Water | Ecotrope

Protecting landowners with a fish designation

Ecotrope | May 23, 2011 9:08 a.m. | Updated: Feb. 19, 2013 1:38 p.m.

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Round Butte Dam on the Deschutes River

Round Butte Dam on the Deschutes River

Landowners on Central Oregon’s Deschutes River and its tributaries would have at least 12 years without facing water-diversion limits or other restrictions triggered by the presence of a newly reintroduced steelhead that’s on the endangered species list.

A federal agency Monday announced it was taking this unusual step as part of the reintroduction of steelhead in tributaries above Round Butte Dam near Madras, Ore. The hatchery-raised fish are being reintroduced as part of an effort to help recover Middle Columbia steelhead.

Fisheries officials had already spent several years preparing for the first juvenile steelhead to be reintroduced when that population was listed in 2006 as “threatened” under the Endangered Species Act. Fisheries officials were already planning to reestablish the steelhead in the Deschutes and its tributaries when the steelhead was listed. Juveniles were first released in Deschutes tributaries in 2007.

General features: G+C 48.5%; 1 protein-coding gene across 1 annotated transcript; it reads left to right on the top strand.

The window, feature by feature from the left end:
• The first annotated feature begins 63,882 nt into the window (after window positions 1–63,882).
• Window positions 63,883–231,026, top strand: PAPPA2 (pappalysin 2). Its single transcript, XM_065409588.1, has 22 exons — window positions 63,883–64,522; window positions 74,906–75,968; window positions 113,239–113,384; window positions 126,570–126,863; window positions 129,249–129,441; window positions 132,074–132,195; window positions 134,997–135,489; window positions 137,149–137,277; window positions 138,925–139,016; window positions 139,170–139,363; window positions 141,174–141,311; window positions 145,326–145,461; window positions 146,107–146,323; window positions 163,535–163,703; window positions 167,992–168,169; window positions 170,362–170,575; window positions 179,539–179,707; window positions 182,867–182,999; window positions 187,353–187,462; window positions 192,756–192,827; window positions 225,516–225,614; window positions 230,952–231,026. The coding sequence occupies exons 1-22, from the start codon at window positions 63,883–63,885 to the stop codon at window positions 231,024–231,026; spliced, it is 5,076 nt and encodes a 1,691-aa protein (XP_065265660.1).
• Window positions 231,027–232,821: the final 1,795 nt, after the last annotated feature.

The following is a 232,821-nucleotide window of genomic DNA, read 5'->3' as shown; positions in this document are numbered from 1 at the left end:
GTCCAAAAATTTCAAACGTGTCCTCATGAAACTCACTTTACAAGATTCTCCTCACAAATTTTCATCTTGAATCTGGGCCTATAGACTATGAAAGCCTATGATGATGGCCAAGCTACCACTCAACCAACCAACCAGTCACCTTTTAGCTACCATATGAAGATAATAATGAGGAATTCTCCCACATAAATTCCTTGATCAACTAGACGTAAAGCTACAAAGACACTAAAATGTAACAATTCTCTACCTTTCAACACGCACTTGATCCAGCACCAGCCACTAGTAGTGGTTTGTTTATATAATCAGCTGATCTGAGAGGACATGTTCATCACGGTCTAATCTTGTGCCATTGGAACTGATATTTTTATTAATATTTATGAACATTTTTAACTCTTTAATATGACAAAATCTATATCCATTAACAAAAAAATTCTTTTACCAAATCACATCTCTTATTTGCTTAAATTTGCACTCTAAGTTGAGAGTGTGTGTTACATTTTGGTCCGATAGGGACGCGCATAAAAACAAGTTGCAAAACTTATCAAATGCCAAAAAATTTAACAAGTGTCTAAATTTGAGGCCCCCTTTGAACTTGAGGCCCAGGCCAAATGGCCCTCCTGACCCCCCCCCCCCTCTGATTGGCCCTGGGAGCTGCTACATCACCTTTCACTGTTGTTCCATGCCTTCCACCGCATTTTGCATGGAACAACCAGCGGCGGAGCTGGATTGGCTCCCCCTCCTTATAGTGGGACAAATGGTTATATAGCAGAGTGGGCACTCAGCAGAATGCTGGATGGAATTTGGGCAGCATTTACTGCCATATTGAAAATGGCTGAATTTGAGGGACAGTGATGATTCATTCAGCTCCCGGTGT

Under the original Endangered Species Act, “take rules” – restrictions on activities that harm a protected species — would be imposed immediately after the appearance of a federally listed steelhead, said Scott Carlin of the National Oceanic and Atmospheric Administration (NOAA) Fisheries Services.

But an amendment to the act allows the government to designate a species as “experimental,” so such restrictions can be put on hold. Monday’s proposal would give that designation to the Deschutes’ hatchery-raised steelhead. If it’s adopted, Carlin said, the government will have the leeway to provide legal protection to anyone who harms the fish, so long as they aren’t doing anything unlawful.

In other words, Carlin said, landowners, municipalities, and others who might otherwise be hit with a new set of restrictions can carry on with their currently lawful practices, which include drawing water from the Deschutes and its tributaries for irrigation and other uses.

“It reduces the conflict and it can even encourage partnerships to use these rule to reintroduce species,” he said.

Currently, no such “take rules” have been drawn up to protect threatened steelhead in the Deschutes. If the NOAA Fisheries proposal is adopted, none would be imposed for 12 years – with the clock starting when the first adult steelhead returns from the ocean and swims back up the Deschutes River past the Round Butte Dam. Carlin said he expects the first adult steelhead to reach that point in 2012.

The Deschutes steelhead’s reintroduction is a condition of a new federal hydropower license for the Pelton Round Butte hydroelectric project on the Deschutes River. Portland General Electric Co. and the Confederated Tribes of the Warm Springs Reservation are the licensees for that project.

NOAA Fisheries is seeking public comments on the proposed “experimental species” designation. Comments must be received by July 18 at www.regulations.gov, by fax, or through the mail.

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